Smithsburg in Washington County, Maryland — The American Northeast (Mid-Atlantic)
Invasion & Retreat
To follow in their footsteps and to discover their stories, stop by any Welcome Center or local Visitor Center to pick up a Gettysburg: Invasion & Retreat Civil War Trail map-guide. Please drive carefully as you enjoy the history and beauty of Maryland Civil War Trails.
Marker series. This marker is included in the Maryland Civil War Trails marker series.
Location. 39° 39.182′ N, 77° 34.691′ W. Touch for map. Marker is on the left side of the Veterans Park entrance. Marker is in this post office area: Smithsburg MD 21783, United States of America.
Other nearby markers. At least 8 other markers are within 4 miles of this marker, measured as the crow flies. Respite at Smithsburg (here, next to this marker); Officer Christopher Shane Nicholson (a few steps from this marker); a different marker also named Gettysburg Campaign (approx. 0.4 miles away); Retreat into Maryland (approx. 3.6 miles away); a different marker also named Gettysburg Campaign (approx. 3.6 miles away); Erected in Honor of the Boys (approx. 3.6 miles away); Leitersburg Bridge No. 2 (approx. 3.9 miles away); Old Forge Farm (approx. 3.9 miles away). Touch for a list and map of all markers in Smithsburg.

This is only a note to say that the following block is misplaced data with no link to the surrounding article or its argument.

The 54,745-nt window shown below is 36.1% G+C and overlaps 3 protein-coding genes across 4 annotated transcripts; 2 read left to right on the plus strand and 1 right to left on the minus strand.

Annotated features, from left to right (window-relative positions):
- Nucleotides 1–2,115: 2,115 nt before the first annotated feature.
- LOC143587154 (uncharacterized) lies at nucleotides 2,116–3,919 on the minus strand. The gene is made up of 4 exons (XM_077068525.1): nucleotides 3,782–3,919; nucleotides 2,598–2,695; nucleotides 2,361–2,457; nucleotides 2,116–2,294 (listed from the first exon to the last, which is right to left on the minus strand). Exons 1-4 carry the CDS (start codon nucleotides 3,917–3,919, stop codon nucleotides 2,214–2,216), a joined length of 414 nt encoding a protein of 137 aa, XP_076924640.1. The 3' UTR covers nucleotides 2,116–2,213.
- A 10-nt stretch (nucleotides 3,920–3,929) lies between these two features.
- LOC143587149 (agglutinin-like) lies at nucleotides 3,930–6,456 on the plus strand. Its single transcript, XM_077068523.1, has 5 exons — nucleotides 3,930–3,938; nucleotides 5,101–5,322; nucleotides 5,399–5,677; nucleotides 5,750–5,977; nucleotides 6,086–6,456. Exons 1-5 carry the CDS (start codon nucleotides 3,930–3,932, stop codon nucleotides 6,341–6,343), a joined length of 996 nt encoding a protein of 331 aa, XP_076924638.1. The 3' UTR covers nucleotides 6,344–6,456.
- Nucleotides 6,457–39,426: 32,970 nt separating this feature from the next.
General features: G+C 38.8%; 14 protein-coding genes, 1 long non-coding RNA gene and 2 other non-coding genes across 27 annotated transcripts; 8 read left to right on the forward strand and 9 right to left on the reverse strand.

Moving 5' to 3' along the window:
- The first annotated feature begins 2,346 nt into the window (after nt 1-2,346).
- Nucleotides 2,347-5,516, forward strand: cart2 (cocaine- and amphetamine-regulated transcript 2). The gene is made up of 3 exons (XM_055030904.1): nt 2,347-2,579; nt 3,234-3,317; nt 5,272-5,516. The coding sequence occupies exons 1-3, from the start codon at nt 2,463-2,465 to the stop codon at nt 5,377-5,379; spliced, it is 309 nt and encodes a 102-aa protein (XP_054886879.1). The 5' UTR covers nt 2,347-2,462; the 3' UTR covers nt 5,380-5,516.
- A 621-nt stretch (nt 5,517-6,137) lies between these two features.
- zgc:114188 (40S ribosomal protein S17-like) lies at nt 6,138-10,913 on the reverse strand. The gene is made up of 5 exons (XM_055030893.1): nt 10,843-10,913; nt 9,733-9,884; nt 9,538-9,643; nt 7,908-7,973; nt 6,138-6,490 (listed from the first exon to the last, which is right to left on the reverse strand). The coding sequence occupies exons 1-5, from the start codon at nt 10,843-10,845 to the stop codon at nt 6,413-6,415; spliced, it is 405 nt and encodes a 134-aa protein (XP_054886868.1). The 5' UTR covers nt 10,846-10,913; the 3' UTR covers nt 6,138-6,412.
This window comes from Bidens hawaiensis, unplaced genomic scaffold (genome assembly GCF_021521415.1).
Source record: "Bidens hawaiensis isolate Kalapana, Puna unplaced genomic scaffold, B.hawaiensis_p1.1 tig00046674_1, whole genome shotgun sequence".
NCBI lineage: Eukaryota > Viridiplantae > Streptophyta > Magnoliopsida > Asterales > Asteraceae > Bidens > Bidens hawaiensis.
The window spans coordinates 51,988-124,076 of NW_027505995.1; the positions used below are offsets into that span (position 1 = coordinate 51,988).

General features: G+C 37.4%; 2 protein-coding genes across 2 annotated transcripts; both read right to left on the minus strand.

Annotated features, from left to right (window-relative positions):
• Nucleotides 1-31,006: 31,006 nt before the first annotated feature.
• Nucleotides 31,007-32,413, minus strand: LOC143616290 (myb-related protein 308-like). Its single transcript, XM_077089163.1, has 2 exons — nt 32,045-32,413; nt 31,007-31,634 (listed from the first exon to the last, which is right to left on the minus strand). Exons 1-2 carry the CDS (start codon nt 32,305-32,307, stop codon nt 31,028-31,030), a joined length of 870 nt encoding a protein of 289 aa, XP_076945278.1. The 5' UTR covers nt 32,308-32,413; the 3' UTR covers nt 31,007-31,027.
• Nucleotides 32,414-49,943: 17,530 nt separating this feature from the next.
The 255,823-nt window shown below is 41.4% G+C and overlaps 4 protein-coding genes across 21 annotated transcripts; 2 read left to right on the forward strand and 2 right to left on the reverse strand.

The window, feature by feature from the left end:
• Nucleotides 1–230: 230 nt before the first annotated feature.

More about this marker. This is one of the standard Gettysburg Campaign markers used throughout Maryland and Virginia, and is duplicated at other locations. The marker features a map depicting unit movements during the campaign and other Civil War Trails locations. The map has portraits of Gens. Robert E. Lee and George G. Meade. A painting depicts a scene from the campaign with the caption, “Gen. J.E.B. Stuart and his staff approach Mercerburg.”
Categories. • War, US Civil •
Credits. This page was last revised on December 7, 2017. This page originally submitted on August 6, 2007, by Craig Swain of Leesburg, Virginia. This page has been viewed 1,289 times since then and 37 times this year. Photos: 1, 2, 3. submitted on August 6, 2007, by Craig Swain of Leesburg, Virginia. • J. J. Prats was the editor who published this page.